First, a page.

One afternoon, however, he learned on entering that Lily’s father was waiting to see him. In the library he found Haskett occupying a chair in his usual provisional way. Waythorn always felt grateful to him for not leaning back.

“I hope you’ll excuse me, Mr. Waythorn,” he said rising. “I wanted to see Mrs. Waythorn about Lily, and your man asked me to wait here till she came in.”

“Of course,” said Waythorn, remembering that a sudden leak had that morning given over the drawing-room to the plumbers.

He opened his cigar-case and held it out to his visitor, and Haskett’s acceptance seemed to mark a fresh stage in their intercourse. The spring evening was chilly, and Waythorn invited his guest to draw up his chair to the fire. He meant to find an excuse to leave Haskett in a moment; but he was tired and cold, and after all the little man no longer jarred on him.

The two were inclosed in the intimacy of their blended cigar-smoke when the door opened and Varick walked into the room. Waythorn rose abruptly. It was the first time that Varick had come to the house, and the surprise of seeing him, combined with the singular inopportuneness of his arrival, gave a new edge to Waythorn’s blunted sensibilities. He stared at his visitor without speaking.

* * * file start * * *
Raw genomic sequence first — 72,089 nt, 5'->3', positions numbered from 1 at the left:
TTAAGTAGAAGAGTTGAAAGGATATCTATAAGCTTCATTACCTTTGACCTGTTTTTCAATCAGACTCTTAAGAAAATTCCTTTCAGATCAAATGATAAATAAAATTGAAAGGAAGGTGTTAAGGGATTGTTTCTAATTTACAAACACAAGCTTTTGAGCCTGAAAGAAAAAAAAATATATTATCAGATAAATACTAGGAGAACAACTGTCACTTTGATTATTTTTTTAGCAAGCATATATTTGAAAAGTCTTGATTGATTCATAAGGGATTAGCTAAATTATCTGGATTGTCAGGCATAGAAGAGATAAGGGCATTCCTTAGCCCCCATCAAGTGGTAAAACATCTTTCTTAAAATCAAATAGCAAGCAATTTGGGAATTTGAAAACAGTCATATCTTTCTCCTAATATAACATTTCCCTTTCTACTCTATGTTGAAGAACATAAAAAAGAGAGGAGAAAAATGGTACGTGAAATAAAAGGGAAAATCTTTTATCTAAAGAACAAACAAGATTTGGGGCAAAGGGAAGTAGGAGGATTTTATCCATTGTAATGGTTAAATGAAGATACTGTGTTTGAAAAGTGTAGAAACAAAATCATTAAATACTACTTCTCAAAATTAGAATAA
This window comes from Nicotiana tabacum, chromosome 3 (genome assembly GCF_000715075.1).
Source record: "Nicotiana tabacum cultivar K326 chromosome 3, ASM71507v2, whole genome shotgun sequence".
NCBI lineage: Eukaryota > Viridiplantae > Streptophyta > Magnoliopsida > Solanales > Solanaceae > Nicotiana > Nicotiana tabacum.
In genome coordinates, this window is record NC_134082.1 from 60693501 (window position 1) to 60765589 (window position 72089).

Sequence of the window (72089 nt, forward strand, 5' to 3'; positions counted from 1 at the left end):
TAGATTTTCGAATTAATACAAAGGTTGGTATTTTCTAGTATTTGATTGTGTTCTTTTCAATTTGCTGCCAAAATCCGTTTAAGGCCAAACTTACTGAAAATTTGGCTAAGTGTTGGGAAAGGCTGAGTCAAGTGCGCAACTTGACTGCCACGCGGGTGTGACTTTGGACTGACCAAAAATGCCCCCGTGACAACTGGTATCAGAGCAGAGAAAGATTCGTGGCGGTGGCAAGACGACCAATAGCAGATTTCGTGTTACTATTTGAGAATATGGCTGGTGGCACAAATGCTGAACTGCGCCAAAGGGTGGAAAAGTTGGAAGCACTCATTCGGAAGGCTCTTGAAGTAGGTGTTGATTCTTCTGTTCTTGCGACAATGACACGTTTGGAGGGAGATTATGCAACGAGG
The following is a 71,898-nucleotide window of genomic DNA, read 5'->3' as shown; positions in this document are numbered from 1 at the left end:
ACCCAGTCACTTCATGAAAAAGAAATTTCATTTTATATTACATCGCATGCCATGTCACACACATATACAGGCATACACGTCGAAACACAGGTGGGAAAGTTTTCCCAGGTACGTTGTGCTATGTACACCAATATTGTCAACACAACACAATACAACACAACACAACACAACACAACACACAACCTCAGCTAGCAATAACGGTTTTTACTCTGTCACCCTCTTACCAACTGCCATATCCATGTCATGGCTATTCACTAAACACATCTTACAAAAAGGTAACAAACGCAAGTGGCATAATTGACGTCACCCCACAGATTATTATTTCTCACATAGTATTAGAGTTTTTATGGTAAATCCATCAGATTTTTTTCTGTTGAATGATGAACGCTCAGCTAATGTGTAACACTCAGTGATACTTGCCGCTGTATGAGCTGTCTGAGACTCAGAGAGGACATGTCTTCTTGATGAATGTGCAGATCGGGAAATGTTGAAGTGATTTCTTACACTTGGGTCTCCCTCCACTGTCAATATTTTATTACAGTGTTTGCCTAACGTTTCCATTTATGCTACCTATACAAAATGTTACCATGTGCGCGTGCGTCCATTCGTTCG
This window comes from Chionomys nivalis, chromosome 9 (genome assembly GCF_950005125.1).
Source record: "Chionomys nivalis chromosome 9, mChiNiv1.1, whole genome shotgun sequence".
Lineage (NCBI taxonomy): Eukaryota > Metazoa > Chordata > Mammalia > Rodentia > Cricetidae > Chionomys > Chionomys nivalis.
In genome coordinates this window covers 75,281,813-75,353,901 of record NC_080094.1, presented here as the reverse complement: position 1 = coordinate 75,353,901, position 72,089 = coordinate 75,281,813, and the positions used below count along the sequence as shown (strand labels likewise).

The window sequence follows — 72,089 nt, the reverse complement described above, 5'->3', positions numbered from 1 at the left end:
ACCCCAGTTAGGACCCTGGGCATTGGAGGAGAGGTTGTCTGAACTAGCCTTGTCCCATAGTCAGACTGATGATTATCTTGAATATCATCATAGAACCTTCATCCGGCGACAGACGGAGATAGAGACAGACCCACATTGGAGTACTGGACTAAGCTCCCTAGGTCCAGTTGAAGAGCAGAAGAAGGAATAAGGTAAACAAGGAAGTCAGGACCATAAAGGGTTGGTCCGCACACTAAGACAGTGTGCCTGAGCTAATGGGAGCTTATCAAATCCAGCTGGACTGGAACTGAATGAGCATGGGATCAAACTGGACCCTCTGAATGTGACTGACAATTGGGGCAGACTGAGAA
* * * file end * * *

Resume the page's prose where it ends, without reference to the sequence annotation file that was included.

Varick seemed too preoccupied to notice his host’s embarrassment.

“My dear fellow,” he exclaimed in his most expansive tone, “I must apologize for tumbling in on you in this way, but I was too late to catch you down town, and so I thought—” He stopped short, catching sight of Haskett, and his sanguine color deepened to a flush which spread vividly under his scant blond hair. But in a moment he recovered himself and nodded slightly. Haskett returned the bow in silence, and Waythorn was still groping for speech when the footman came in carrying a tea-table.

The intrusion offered a welcome vent to Waythorn’s nerves. “What the deuce are you bringing this here for?” he said sharply.